Leading Ladies of Ag: Cynthia Tyvoll

“Do you think a woman can run the farm on her own?” asked Cynthia Tyvoll’s college professor while she was interviewing for a Block and Bridle officer position in the 1980s. With a confident and determined tone, she replied, “Yes, and if there is something I can’t do — I’ll just ask for help.” Tyvoll’s professor was quick to tell her she was wrong and that he highly doubted there would ever be a day when women would run farms on their own. Today, Tyvoll proudly manages Oak Hill Ranch in Wisconsin.

Cynthia Tyvoll and her husband, Kevin, generally work as a team. Together, they own Oak Hill Ranch in Prescott, Wisconsin, where they have raised Corriente cattle for 25 years, developing a herd mainly used for rodeo stock. Together, they enjoy spending their weekends competing in team roping events across the Midwest.

There is one thing, however, that Tyvoll is reluctant to share with Kevin: their new Vermeer 604N baler.

“I do the majority of the baling with the 604N. That one is mine,” Tyvoll joked. “(Kevin) can run our older 605M baler.”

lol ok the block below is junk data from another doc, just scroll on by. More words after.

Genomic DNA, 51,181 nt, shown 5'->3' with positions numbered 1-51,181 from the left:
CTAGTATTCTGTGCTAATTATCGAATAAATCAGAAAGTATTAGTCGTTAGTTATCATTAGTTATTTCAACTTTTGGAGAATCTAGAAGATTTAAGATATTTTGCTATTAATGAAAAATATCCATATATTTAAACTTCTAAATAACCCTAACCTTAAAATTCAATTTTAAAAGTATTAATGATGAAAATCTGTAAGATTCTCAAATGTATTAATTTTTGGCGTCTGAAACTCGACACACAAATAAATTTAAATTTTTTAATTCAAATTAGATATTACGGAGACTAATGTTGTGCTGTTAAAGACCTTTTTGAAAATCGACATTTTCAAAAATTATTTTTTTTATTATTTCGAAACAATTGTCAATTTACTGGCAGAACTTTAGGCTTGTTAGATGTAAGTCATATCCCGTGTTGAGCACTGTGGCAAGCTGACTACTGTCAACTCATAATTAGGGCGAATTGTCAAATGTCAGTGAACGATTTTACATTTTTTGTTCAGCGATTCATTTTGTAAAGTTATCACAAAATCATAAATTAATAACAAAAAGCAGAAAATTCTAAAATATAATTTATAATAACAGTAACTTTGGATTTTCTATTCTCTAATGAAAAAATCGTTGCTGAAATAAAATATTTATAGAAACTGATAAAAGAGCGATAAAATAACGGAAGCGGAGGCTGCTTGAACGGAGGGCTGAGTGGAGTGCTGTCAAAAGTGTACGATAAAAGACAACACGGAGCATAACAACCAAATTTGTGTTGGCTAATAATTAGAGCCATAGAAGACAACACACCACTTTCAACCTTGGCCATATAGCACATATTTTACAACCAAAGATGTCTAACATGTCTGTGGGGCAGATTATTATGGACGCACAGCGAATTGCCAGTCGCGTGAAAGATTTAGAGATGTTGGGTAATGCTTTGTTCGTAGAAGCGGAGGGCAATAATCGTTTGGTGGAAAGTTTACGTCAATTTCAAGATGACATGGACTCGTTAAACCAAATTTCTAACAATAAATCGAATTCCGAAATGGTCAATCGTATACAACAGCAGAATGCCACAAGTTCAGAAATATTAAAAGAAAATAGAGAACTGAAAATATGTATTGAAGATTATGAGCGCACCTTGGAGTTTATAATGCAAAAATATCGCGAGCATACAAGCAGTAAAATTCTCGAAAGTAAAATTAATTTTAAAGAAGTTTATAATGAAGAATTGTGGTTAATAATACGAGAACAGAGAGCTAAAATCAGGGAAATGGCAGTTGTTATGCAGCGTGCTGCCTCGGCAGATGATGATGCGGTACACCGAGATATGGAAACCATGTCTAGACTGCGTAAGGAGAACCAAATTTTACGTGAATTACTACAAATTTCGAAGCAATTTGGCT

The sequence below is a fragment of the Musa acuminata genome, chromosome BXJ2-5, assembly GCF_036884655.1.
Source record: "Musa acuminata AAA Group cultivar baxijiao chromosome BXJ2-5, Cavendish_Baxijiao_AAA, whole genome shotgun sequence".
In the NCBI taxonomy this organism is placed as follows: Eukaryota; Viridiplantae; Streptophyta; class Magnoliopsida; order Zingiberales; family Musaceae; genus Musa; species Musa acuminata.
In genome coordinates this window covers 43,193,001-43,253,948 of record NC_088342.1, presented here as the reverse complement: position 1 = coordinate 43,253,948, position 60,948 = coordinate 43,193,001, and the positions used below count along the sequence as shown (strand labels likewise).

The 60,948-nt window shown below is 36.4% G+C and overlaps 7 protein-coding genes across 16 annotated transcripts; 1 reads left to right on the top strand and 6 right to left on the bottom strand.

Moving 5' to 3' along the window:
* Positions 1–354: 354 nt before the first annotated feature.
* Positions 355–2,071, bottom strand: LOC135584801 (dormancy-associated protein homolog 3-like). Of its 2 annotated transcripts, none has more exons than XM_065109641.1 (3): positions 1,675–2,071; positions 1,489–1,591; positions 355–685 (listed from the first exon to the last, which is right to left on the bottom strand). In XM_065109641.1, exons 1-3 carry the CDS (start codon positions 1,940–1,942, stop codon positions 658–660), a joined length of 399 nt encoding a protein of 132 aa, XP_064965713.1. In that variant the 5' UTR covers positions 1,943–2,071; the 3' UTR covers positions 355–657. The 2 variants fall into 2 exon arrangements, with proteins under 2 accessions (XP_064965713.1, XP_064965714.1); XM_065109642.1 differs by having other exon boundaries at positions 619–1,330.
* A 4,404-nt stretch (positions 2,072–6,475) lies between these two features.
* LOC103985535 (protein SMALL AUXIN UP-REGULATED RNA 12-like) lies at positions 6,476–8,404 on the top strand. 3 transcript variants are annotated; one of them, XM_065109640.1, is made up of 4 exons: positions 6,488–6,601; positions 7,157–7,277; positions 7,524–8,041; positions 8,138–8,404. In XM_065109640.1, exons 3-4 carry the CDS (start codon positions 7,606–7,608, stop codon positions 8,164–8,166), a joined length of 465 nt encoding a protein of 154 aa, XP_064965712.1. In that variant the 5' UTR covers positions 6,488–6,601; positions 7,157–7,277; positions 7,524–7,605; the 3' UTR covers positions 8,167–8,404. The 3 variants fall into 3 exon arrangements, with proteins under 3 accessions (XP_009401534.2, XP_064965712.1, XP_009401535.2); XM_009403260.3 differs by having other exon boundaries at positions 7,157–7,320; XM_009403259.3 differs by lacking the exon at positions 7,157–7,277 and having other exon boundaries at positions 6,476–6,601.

“Kevin has a sales job that keeps him on the road a lot,” she said. “That leaves me to be the primary caretaker of the ranch.”

Corriente cattle at Oak Hill Ranch in Prescott, Wisconsin
Corriente cattle at Oak Hill Ranch in Prescott, Wisconsin.

Tyvoll has been known to follow in her mother’s footsteps.

“Growing up, my mom was out there running whatever equipment needed to get the work done,” Tyvoll said. “She even learned how to artificially inseminate so we could advance our cattle genetics more quickly without the hassle of calling a technician.”

Putting up over 1,500 6-by-4-foot round bales a year and a couple thousand small square bales keeps Tyvoll busy in the summer. She often credits her local dealer as a contributing part of their success. Oak Hill Ranch has purchased all their balers from Vermeer Ag Equipment in Hammond, Wisconsin.

“We are lucky to have Scott and Alan at the dealership,” Tyvoll said. “They do a super job and have always treated us fairly.”

“Last year, we had a phenomenal year,” she added. “We put up a lot of wet bales, too, with our 604N, and it worked really well. Typically, my husband cuts the hay with a mower conditioner, then we ted the hay and rake with a twin rake to double up the windrows.”

In addition to putting up hay for themselves, Tyvoll said that she and Kevin also do custom baling for other folks in the area.

“Agriculture is just in my blood,” Tyvoll said. “I grew up with a strong 4-H and FFA background. I think the perception of women being involved heavily in production agriculture has changed a lot. When I go into the feed mill or fertilizer plant, people now talk to me like I understand and know what I am talking about. They used to look at me as if I wasn’t going to have a clue.”

(Photos courtesy of Cynthia Tyvoll.)